The Maricopa County (Arizona) official refused to provide documents subpoenaed by the state legislature during a comprehensive review of the 2020 election, declaring that the delivery of the documents would bring. Security risks to both law enforcement and federal.
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The Arizona Senate hired companies based in another state to conduct checks of 2.1 million votes, test voting machines and look for IT errors, and perform a recount of 2.1 million votes. hand in Maricopa County – the state’s largest county.
The Senate has also issued the necessary subpoenas to conduct a comprehensive examination of the 2020 presidential election in Maricopa County and these come into effect on February 25.
However, according to a letter sent on Monday from the Maricopa County Attorney’s Office to Ken Bennett, former Arizona State Interior Minister and coordinator between the state Senate and the inspectors, Maricopa County said. they will not hand over “certain routers” as required by the state legislature.
The Maricopa County official says this will “Poses a significant security risk to the law enforcement data used by the Maricopa County Sheriff’s Office as well as many federal agencies.”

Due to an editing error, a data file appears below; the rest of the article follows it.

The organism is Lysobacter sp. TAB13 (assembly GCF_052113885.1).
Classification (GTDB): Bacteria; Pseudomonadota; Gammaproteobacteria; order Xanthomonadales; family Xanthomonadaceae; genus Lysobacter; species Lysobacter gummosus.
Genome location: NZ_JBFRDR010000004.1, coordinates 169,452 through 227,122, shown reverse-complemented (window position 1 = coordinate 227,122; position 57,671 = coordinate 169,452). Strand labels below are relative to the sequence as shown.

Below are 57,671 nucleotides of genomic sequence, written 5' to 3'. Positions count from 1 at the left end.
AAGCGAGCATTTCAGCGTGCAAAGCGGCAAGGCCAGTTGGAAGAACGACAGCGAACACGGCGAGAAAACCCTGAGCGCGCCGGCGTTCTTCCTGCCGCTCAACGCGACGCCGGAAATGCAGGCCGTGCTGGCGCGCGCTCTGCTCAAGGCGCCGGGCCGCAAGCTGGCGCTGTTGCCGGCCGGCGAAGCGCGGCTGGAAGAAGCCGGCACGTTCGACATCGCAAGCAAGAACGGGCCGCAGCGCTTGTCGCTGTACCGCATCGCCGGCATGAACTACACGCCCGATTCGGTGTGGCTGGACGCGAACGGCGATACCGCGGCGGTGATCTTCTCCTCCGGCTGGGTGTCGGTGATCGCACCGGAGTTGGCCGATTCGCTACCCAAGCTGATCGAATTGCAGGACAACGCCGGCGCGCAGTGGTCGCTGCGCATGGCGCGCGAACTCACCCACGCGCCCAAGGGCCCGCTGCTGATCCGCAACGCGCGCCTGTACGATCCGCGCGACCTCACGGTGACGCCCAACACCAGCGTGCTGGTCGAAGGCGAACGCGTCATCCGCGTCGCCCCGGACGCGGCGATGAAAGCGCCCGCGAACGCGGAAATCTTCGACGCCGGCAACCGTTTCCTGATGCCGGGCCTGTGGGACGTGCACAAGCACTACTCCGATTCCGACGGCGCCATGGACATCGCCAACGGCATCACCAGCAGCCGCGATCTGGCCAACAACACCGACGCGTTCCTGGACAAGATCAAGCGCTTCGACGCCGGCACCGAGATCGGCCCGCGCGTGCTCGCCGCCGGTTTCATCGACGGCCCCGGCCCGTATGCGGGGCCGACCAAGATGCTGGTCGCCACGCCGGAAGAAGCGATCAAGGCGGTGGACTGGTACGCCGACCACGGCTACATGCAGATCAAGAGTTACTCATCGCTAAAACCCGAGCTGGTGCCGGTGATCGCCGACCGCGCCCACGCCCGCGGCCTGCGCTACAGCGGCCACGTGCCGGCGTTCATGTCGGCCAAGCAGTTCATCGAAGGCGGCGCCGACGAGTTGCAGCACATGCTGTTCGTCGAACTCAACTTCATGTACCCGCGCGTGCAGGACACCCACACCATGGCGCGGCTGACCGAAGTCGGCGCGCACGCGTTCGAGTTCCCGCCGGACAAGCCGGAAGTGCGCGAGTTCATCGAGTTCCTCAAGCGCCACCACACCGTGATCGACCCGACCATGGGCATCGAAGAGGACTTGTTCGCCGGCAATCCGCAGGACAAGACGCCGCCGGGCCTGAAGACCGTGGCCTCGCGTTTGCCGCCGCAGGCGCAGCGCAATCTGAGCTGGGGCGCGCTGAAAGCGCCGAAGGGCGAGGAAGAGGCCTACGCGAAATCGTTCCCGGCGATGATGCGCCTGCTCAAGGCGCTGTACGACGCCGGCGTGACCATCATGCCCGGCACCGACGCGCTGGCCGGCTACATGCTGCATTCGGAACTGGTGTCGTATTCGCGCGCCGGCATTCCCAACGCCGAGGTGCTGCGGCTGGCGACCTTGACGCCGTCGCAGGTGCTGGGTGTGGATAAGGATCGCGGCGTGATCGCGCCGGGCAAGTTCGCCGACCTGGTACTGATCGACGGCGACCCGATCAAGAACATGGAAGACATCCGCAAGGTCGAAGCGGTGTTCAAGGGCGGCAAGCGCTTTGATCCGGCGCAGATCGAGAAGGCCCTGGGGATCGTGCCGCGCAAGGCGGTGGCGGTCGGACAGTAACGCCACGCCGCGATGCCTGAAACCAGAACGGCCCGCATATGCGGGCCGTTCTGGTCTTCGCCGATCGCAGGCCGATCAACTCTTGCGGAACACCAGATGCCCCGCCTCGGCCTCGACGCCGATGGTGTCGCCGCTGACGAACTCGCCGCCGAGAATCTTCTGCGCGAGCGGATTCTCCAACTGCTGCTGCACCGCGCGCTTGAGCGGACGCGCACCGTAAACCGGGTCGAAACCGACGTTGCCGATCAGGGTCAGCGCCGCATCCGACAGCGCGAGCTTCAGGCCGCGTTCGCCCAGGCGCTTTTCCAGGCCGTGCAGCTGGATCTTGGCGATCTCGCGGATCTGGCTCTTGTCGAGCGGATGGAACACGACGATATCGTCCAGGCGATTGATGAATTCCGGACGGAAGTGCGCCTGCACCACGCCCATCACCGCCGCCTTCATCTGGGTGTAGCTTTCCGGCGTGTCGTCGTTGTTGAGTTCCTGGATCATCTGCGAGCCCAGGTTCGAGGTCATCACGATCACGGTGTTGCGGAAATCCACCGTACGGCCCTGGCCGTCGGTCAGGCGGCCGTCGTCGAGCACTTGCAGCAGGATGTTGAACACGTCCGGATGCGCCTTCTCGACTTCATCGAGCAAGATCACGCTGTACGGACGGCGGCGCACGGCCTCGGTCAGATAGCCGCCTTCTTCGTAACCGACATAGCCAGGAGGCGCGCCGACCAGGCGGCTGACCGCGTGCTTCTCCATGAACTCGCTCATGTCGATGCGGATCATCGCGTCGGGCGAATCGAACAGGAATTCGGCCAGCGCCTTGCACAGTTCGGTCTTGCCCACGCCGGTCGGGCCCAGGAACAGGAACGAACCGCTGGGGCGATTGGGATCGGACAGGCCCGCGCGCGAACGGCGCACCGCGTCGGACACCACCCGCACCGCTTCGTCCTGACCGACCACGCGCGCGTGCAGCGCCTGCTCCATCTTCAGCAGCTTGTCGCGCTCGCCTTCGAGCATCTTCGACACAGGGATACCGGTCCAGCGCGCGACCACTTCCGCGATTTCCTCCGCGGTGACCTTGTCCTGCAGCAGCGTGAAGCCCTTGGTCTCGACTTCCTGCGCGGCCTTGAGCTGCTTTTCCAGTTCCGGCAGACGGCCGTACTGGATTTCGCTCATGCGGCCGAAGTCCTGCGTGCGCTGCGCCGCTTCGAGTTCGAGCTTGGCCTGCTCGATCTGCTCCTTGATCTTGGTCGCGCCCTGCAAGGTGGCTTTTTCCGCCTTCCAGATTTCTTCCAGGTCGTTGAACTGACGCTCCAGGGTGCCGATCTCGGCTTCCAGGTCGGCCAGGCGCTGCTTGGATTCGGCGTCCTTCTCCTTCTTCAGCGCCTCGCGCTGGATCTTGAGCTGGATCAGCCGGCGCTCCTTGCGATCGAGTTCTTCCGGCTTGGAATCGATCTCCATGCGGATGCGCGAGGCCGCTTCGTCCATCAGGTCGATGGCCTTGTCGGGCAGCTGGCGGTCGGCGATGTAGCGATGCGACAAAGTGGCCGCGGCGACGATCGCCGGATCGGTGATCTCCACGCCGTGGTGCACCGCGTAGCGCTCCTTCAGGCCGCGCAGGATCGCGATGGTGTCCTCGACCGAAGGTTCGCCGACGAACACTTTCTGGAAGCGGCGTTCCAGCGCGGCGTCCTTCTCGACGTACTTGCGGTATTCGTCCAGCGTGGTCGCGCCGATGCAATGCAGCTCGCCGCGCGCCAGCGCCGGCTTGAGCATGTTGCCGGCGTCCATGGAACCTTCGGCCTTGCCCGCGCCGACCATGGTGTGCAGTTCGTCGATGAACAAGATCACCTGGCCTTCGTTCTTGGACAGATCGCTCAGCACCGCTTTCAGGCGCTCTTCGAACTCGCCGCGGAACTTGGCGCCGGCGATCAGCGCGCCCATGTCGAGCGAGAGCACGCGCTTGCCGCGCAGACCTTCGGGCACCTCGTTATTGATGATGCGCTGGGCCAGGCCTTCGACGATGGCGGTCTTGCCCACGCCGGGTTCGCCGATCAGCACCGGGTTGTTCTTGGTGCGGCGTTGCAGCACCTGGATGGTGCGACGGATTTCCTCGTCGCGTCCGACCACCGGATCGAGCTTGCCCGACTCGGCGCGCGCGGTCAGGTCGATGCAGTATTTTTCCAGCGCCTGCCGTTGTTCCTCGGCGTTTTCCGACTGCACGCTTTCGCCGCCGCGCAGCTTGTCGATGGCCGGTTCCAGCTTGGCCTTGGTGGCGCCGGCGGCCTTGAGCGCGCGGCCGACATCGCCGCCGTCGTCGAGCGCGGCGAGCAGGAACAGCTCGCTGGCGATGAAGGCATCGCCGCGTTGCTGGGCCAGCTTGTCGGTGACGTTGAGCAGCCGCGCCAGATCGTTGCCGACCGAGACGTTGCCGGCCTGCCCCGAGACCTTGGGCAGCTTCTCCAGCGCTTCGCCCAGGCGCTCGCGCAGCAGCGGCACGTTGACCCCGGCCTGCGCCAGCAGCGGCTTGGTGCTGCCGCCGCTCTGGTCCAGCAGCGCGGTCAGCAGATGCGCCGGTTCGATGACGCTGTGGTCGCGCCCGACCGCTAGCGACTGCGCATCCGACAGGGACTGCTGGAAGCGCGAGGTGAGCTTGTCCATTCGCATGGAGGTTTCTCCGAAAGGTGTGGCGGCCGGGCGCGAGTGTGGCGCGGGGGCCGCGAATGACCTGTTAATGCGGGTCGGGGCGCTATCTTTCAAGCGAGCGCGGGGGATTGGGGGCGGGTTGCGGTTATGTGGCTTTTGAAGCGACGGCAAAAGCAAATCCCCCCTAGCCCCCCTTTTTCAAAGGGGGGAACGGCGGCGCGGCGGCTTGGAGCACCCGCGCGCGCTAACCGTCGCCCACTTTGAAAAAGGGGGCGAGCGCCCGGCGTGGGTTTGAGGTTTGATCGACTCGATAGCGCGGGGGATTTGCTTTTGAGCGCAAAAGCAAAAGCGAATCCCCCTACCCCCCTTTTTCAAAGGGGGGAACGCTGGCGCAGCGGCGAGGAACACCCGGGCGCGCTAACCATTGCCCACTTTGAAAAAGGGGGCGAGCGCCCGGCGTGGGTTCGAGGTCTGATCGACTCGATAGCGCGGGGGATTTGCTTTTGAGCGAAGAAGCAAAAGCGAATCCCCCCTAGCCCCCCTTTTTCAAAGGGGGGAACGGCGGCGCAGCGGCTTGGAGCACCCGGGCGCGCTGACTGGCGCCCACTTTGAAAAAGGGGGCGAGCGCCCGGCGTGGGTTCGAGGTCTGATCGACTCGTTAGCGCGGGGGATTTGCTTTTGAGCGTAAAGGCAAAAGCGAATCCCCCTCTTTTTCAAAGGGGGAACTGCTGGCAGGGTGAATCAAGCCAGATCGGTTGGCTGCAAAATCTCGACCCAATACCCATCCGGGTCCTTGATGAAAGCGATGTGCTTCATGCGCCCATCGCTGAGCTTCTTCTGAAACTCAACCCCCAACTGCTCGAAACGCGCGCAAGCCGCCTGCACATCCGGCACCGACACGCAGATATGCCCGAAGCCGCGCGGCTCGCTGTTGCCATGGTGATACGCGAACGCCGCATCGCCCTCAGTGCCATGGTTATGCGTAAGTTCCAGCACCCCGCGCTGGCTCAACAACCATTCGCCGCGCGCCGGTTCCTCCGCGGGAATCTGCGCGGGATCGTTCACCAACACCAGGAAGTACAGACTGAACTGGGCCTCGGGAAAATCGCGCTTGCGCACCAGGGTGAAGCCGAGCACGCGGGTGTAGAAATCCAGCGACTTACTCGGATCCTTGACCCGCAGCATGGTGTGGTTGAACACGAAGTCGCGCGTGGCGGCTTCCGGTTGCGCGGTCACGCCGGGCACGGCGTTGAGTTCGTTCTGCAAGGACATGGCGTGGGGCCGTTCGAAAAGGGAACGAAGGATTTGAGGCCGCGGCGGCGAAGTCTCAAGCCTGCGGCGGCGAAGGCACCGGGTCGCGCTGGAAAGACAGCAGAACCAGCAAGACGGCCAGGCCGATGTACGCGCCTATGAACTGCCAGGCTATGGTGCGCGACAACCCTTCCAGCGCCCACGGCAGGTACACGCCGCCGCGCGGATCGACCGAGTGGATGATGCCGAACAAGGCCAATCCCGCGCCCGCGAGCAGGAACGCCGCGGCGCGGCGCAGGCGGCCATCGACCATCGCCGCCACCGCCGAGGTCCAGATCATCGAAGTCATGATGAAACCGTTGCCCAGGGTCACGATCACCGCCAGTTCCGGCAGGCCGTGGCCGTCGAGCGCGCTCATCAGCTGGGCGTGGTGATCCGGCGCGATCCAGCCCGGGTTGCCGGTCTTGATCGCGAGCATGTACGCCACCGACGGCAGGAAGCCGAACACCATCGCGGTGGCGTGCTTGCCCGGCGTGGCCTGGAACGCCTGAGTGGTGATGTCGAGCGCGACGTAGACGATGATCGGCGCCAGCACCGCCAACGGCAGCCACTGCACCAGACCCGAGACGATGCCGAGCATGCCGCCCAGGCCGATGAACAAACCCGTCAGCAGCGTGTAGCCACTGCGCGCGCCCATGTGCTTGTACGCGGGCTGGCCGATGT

Mr. Bennett told Just the News that the state Senate subpoena was required “Access or control over all routers and statistics … used in connection with 2020 election administration” as “Public IP’s [bộ định tuyến]. “
Mr. Bennett said: “I don’t know why the routers in an election center and for tabulation have anything to do with the Maricopa County Sheriff’s Office or many federal agencies,” at the same time note that “The sheriff’s department and the Maricopa County election and tabulation center have nothing to do with even in the same building.”
In response, Maricopa County spokesperson Fields Moseley on Thursday afternoon (May 6) said the County had “Identifies information contained in Maricopa County routers that could be used .. to access County sensitive data.”
“Maricopa County has more than 50 different departments and routers that the Senate’s subpoena asks to be relevant to all of these departments, not just election activities … They include data. Important law enforcement that cannot be disclosed by law, as well as information about the health of Maricopa County residents and social security numbers. ”
Mr. Moseley said provisioning of the routers would do “Sensitive data and the lives of law enforcement officers could be threatened”, at the same time declared that the router “Remains under the jurisdiction of the County for the time being.”
According to the Arizona Secretary of the Interior, 2.089 million ballots were cast in Maricopa County in the 2020 election, representing 61% of all votes cast in the state.
The inspection began on April 23 and was strongly opposed by Democrats. Last week, a judge dismissed an attempt to block checks coming from Arizona Democrats.